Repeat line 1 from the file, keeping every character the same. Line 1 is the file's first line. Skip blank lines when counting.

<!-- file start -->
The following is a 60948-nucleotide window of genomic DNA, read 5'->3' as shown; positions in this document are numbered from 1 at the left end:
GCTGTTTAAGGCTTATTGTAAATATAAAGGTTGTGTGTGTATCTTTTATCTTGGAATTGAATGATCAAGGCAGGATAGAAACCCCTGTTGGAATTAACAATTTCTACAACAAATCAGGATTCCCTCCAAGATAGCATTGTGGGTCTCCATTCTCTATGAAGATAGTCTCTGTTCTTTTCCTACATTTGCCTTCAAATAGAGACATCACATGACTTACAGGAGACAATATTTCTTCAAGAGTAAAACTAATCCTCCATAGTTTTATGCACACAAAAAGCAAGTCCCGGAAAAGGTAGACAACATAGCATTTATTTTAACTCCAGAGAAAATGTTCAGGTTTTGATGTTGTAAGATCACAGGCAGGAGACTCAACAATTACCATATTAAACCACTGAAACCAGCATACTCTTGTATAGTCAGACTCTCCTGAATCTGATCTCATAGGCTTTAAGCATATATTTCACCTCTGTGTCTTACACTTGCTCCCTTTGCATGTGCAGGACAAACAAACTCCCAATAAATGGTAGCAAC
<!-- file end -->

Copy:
The following is a 60948-nucleotide window of genomic DNA, read 5'->3' as shown; positions in this document are numbered from 1 at the left end: